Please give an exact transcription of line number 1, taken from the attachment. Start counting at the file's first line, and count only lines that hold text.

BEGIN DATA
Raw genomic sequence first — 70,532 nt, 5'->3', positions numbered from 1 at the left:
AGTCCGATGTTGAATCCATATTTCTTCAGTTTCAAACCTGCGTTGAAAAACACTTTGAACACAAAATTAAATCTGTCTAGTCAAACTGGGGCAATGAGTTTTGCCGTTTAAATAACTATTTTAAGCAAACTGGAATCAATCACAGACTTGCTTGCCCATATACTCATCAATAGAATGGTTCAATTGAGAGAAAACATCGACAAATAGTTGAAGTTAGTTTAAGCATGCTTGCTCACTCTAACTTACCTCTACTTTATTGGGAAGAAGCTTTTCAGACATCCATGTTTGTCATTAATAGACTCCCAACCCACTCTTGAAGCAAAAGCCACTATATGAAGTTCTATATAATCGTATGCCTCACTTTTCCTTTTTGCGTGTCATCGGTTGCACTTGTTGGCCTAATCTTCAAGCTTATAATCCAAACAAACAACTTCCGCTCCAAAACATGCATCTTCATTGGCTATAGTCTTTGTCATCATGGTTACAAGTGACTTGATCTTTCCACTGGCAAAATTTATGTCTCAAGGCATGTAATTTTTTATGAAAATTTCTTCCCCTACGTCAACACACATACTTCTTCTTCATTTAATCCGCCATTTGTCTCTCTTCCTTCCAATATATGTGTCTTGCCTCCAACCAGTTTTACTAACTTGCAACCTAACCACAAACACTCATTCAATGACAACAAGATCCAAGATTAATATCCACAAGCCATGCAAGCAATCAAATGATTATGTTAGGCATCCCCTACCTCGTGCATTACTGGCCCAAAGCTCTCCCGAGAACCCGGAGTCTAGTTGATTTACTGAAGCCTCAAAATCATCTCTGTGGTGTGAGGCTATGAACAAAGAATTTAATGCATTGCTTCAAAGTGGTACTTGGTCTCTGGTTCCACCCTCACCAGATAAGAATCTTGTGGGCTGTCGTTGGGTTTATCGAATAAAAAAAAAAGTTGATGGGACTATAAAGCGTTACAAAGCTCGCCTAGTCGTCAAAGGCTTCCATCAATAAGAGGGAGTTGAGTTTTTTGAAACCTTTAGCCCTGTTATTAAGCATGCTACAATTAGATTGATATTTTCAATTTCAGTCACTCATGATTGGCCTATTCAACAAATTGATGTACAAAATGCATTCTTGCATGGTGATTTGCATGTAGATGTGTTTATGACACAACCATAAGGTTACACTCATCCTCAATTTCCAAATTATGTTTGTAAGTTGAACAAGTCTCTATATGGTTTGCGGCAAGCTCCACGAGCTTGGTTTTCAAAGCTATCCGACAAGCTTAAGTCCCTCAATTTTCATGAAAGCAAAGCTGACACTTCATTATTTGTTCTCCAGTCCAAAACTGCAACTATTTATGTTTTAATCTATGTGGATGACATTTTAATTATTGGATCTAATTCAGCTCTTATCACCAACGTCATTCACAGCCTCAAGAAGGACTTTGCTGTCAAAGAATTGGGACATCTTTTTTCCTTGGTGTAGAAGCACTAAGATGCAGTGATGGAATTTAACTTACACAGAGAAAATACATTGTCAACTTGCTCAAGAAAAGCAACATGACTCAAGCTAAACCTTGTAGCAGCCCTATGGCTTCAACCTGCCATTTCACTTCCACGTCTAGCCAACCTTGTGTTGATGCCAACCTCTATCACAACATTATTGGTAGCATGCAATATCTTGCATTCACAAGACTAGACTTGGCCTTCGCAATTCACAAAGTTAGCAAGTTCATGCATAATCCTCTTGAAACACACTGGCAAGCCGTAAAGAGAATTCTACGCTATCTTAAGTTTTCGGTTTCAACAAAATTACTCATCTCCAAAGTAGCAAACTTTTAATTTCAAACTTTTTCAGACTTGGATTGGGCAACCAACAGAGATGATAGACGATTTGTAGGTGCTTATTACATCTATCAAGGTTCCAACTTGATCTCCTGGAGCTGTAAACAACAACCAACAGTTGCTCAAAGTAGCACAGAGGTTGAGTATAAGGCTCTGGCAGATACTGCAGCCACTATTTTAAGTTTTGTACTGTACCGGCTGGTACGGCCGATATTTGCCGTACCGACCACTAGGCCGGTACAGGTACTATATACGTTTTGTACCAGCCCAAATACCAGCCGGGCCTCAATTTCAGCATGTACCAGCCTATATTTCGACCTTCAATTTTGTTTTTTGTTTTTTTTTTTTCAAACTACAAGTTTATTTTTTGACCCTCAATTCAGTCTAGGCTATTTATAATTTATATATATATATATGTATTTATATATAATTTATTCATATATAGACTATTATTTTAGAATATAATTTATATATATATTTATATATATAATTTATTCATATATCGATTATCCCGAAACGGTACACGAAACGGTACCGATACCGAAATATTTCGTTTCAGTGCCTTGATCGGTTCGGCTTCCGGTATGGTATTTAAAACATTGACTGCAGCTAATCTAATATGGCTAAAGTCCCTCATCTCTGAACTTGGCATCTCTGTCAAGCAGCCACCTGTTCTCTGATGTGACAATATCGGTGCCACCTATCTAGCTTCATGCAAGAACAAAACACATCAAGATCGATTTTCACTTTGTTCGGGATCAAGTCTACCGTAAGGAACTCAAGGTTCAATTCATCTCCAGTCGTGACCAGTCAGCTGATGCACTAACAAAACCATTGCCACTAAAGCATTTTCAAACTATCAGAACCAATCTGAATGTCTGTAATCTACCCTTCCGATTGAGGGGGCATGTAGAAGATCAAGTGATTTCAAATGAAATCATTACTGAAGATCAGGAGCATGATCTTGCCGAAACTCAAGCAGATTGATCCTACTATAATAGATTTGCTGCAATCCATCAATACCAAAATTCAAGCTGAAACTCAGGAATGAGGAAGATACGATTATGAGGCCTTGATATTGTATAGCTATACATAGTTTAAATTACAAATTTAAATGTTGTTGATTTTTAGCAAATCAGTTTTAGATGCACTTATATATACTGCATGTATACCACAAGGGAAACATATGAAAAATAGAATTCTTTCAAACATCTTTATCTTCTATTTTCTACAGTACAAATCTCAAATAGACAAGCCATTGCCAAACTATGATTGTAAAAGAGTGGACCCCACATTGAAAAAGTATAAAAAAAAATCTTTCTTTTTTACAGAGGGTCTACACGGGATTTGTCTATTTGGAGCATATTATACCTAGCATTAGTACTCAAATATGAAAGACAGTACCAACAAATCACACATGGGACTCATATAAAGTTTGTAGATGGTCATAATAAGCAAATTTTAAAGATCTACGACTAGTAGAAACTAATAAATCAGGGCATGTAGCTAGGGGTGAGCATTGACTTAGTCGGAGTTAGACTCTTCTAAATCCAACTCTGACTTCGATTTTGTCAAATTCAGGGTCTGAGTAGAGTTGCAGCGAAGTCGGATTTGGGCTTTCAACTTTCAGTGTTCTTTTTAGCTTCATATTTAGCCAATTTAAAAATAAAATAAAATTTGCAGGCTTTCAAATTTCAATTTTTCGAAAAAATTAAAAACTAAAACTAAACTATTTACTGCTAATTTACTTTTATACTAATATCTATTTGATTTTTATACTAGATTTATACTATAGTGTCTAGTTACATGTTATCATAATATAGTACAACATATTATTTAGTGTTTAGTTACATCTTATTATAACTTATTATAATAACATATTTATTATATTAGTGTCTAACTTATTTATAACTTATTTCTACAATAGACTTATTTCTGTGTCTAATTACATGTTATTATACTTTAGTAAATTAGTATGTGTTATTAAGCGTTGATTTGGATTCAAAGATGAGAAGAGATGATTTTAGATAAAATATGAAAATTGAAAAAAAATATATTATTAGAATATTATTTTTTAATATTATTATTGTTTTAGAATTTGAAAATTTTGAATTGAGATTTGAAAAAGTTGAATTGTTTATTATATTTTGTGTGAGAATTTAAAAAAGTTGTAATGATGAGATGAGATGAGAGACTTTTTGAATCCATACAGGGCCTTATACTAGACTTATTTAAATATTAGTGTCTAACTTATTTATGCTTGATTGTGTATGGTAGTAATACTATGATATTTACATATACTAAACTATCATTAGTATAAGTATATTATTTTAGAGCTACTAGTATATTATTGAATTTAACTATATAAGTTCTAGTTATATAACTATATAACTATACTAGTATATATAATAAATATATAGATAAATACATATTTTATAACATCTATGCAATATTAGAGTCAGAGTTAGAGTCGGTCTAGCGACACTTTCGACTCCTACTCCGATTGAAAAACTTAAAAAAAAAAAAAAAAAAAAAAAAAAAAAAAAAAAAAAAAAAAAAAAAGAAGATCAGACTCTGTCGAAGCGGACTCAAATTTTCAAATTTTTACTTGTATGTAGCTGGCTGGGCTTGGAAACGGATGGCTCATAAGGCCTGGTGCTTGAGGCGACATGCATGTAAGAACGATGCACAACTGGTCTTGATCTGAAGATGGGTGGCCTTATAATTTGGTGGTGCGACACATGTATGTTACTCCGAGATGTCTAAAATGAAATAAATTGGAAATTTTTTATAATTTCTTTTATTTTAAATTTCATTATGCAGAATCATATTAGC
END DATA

Raw genomic sequence first — 70,532 nt, 5'->3', positions numbered from 1 at the left: